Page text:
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Learn more about the Nikon D80 camera with this video review.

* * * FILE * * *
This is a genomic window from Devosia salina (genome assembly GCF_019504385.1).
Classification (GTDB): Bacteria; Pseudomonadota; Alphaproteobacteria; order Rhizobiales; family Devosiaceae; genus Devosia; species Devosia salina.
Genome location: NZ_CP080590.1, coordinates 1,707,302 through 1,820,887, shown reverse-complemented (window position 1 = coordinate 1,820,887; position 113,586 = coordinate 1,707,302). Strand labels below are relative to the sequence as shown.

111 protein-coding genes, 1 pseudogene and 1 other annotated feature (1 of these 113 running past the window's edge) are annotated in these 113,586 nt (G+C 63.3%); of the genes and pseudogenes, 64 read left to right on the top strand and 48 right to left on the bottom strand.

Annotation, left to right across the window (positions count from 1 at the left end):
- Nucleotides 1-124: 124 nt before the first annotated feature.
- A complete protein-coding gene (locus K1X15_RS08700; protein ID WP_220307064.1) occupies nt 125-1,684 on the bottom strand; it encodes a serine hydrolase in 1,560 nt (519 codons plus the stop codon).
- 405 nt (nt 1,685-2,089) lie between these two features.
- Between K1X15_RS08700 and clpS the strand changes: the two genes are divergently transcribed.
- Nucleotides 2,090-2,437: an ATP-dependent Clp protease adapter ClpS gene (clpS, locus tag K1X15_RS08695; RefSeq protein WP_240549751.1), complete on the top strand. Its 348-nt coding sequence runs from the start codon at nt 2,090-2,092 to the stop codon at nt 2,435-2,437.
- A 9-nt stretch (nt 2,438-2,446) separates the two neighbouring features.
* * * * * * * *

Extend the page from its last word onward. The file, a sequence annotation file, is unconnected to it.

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Hello, my name is Connor Clemen and I’m going to be doing our review on the Nikon D80. Now, first thing you’re gonna notice is how small it is. It is a very small camera. It only weighs one pound and five ounces which is significantly lower than the D200 body. Now it is not much smaller, it’s a lot larger actually and a lot heavier than the D40 and the D40x which are now the smallest digital SLRs in the market today. So if you’re looking for small size, the D80 is not as small as those two. But if you’re looking for a mid range SLR for a reasonable price, the D80 might just be the camera for you. Now we’re gonna talk a little bit about the build and some of the controls in the body of the Nikon D80. Now Nikon’s spend a lot of time trying to make a specific design for the D80 and it really paid off. The design of the D80 is very professional, it’s very nice. It’s very compact. The controls are put on great spots. It’s very nice to hold in my hand. It feels very sturdy. Definitely feels like a professional camera should. And it’s very simple to control. Now I’m gonna go over some of those controls here. Here you’ve got your flash button and your bracketing button. And then up here, you’ve got your control mode, control dial and has the 4 settings up here: Manual, Aperture, Shutter, and Program. But it also has 7 other scene, many selections that you mostly find on a compact camera. So this would make a great camera. So this camera was basically built also for those moving up from compact cameras. And then you got all your little buttons here by the side of the LCD screen. And if we, this is your play button, helps lets you view your pictures. And when you push your menu button, when we get here to the menu, there are only 5 menus on here. And it’s very easy to read and it’s customizable as well. So if you look closely here, this is your, this is the Playback Menu and this is the Shooting Menu, then you got Customs Menu, a Setup Menu, and then you’ve got a Retouch Menu. Now this Retouch Menu here is new on a D80. It’s not found on the D200 and what that does basically is you can retouch your pictures without having to put them into a computer. So that can be a really useful feature. And that was a little bit on the built. Or actually I have a little more up here. This is the LCD screen on which everything is displayed, all your information. Then you’ve got your AF button, a continuous shooting button, EV button, and then you got a metering button here. And up here, you got a function button, right there, then your depth of field button. So this is the build of the Nikon D80. AF button and cont… Now we’re gonna go over some of the things that are in the D80 and how a D80 works. Now, as for lenses and what lenses you can use with this, you can use any lens, basically from 1986 and it will work perfectly fine. One thing to notice at the metering system in this camera does not work with manual focusing lenses. Now, one great feature that’s different from the D70 which is the upgrade that is this has a beautiful viewfinder much bigger than that on D70. It’s as large as the D200 viewfinder which means it only has a point nine four times magnification level. So you basically see the whole pictures through the viewfinder. Now, as for its AF, it’s got 11 point AF system which is basically just the same as the D200. It uses a multicam 1000 module which is also the same as the D200. It’s very fast and it has, it’s very different from the D40, the D40X. The D40 and the D40x only have 3 points as, like I said, has 11 points as in a lot more precise, a lot faster autofocus system. Metering on this camera, it has a 420 segment RGB color matrix meter. It’s called 3D color matrix metering too. Now this is a 420 segment. The D200 has a 1,005 segment reading. So this is not as good as the Nikon D200 but it’s reasonably good. If you want a much more precise metering system and one that gets more correct exposure, the D200 is definitely the camera to look at. Now as for the shutter, it mechanically can only go from thirty seconds to one fourth thousandth of a second. Now the D70 could go all the way up to one eighth thousandth of a second. That would have been a nice feature but sadly, this camera does not go up to that, it only goes up to one fourth thousandth of a second. Now has a flash sync of one hundred one two hundredth of a second and that is significantly slower than the D70 was. That had a flash sync of one, one five hundredth of a second. Now, its frames per second, it can shoot 3 frames per second which is reasonably fast. It’s not the most amazing sports or action camera. For that, you wanna get the D200 which shoots 5 frames per second and that can be essential for getting that for, if you’re a sports or action photographer. Now, the buffer, it really depends on the settings. In raw mode, it can, if you have it on continuous shooting, you can only get out 6 shots and you have to wait to shoot again. So if you’re raw shooter, this doesn’t have a huge buffer. But if you shoot jpeg especially around the medium quality setting, you can get up to a hundred pictures on continuous shooting. So in that area, it can take a lot of pictures. Its sensor now is a 10 megapixel sensor. It’s a CCD sensor. And it’s a definitely much bigger upgrade from the D70 which had a 6 megapixel sensor. It has the same, exact same sensor as the D200. And it can take 3 different types of pictures: large, medium, and small pictures; which is the equivalent of 10 megapixels, 5 megapixels, and 3 megapixels. Now, its ISO range it goes from 100 to 300 and 32 hundred ISO which a very broad range. And its, it has an auto setting which is only found at Nikon cameras has an auto setting from 100 to 1600 ISO which means that automatically chooses the ISO for that type, for the type of situation you’re shooting at. It’s a very, very nice feature it has. Now, its white balance, it has 7 white balances. It has daylight, turgstein, cloudy, fluorescent, flashed, shade, and these all have easy fine tuning. It also has direct color temperature in degrees which is called Kelvin. And it also has present manual using white or gray card which is a very weird type of setting I don’t use that much. So you have to read about that to understand exactly what it does. Now, the D200 1005 sensor is a lot better in terms of getting the exposure and getting the white balance correct. This is a little inconsistent although it is still very good. It’s just a little inconsistent and it also tends to overexpose the picture. So, to stop this from happening, really what I do is just turn down the EVE to negative point seven stops, in that way I can get a very good picture that's not overexposed. So that's how you can fix that overexposure problem with the metering. Now, there’s image adjustments in this which is every other Nikon with contrast, sharpness, saturation, stuff like that. Now, its histogram is full color of course just like the D200. And that’s got file formats. Its file formats are NEF, raw and JPEG. Now, its memory takes SD cards, not CF cards, not compact flash. It takes this type of cards, like the Ultra 2, 2 gigabyte memory card which is what I recommend. It’s a very good gigabyte card, writes very fast. Now, we’re gonna go on to the image quality a little bit and its image quality is the same as the D200 which is excellent. The D80’s image quality’s absolutely wonderful. It makes smooth, sharp, colorful, noise and artifact free images which is very good. Now the exposure, and of course like I said, the bad news is that its metering system can be a little bit off. It tends to overexpose and it also, it’s just not consistent like the D200 metering system is. As for color of the camera, color is great, very similar to the D200’s color. It’s not at all like the D70’s color however. It’s a lot warmer and a lot more saturated. The C70’s color is a lot cooler and not as saturated. So this is definitely a better camera in terms of color. And this has been a review of the Nikon D80 SLR cam.